Tuesday, April 17, 2012

Review: Blue Nights by Joan Didion

Joan Didion reading to her daughter via
Reviewed by Ingrid

Published: 2012

It's about: Joan Didion's most recent memoir is about the death of her only daughter, Quintana Roo, who died in 2005 at the age of 39. While similar in subject matter to her last memoir, A Year of Magical Thinking, which was about grieving after her husband's death just a few years before, Blue Nights is quite different. This memoir doesn't have a clear narrative arc like Magical Thinking did, but is composed of fragments of memories about her daughter as well as observations about life, motherhood and aging.

I thought: Oh, blah. What can I say. I'm just in love with Joan Didion. She makes motherhood sound very appealing, which is especially impressive to this child-phobic reader. She somehow is able to capture those small, meaningful moments that we almost don't notice when they are happening but end up creating the person we are.  Didion has an introspective style that comes across as deeply yet carefully thought through, which is the one thing I most love about her writing. I also love fragmentation and subjectivity, especially in the case of a memoir that deals with thoughts, memories, and emotions that are often experienced fragmentally (is that a word? Something tells me no...) I love when the form of a text corresponds to the way one experiences its subject matter. Yep, I think I'm turning into one of those weirdies who actually likes postmodernism. Or maybe I just like New Journalism, which I just learned how Didion's writing is usually categorized.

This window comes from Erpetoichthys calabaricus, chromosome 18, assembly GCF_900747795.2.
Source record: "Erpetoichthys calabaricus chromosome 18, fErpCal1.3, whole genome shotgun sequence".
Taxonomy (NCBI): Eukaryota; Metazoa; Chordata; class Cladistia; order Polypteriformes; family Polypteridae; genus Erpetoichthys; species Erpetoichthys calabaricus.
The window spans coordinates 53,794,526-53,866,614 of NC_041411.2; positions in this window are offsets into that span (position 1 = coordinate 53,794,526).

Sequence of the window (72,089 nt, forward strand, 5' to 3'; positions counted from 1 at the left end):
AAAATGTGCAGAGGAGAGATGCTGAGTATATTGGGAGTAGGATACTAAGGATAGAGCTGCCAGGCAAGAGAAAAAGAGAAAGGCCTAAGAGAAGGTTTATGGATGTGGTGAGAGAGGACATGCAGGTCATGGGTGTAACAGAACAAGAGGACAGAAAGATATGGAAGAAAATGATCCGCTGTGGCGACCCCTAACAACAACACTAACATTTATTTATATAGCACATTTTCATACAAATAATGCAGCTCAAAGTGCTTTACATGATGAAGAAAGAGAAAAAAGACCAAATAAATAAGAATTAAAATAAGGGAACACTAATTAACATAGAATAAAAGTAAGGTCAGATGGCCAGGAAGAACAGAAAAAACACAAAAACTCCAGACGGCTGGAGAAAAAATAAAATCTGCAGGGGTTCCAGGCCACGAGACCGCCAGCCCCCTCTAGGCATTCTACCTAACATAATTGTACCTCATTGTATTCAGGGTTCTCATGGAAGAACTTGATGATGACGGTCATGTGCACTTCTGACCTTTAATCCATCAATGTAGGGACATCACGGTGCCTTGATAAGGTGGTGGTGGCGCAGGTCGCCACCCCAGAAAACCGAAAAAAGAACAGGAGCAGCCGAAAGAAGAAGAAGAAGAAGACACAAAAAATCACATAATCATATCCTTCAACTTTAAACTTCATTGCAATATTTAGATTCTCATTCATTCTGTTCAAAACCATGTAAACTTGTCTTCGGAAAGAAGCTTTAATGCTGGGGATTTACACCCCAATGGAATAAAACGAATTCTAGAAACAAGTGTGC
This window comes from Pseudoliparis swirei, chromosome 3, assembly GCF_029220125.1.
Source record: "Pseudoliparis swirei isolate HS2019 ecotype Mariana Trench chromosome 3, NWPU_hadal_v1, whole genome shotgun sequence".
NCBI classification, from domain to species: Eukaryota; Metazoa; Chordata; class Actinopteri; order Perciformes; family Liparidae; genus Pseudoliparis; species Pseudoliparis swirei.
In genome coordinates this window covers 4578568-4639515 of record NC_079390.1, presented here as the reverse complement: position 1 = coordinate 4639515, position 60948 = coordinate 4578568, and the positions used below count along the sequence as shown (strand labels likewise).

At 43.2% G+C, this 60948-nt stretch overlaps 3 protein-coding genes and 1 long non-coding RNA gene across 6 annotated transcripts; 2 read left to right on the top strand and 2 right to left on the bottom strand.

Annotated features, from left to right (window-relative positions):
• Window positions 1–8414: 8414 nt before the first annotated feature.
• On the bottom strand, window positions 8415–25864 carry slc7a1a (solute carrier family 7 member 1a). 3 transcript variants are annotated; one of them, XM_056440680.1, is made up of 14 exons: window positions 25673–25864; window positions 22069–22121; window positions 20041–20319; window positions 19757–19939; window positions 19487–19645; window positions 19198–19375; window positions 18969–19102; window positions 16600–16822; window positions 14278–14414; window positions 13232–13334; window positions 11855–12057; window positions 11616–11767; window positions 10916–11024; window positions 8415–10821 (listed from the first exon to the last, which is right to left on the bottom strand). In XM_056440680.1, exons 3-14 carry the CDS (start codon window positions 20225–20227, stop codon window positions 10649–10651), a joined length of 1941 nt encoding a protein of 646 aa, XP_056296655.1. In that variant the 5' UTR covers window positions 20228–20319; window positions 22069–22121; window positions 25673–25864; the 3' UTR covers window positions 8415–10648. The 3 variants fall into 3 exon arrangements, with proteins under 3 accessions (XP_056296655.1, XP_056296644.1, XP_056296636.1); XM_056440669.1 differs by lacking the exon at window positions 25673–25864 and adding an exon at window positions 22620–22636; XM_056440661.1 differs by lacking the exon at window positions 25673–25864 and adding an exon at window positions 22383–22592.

Didion with her daughter and husband
on their porch in Malibu
Verdict: Stick it on the shelf. 

Reading Recommendations: If you tried A Year of Magical Thinking and didn't love it, give Blue Nights a chance. It's not as sad (and it's shorter.)

Warnings: None.

Favorite excerpts:

"The oleander branch on which she swings is familiar, the curve of the beach on which she kicks through the wash is familiar. The clothes of course are familiar. I had for a while seen them every day, washed them, hung them to blow in the wind on the clotheslines outside my office window. I wrote two books watching her clothes blow on those lines."

What I'm reading next: Wild by Cheryl Strayed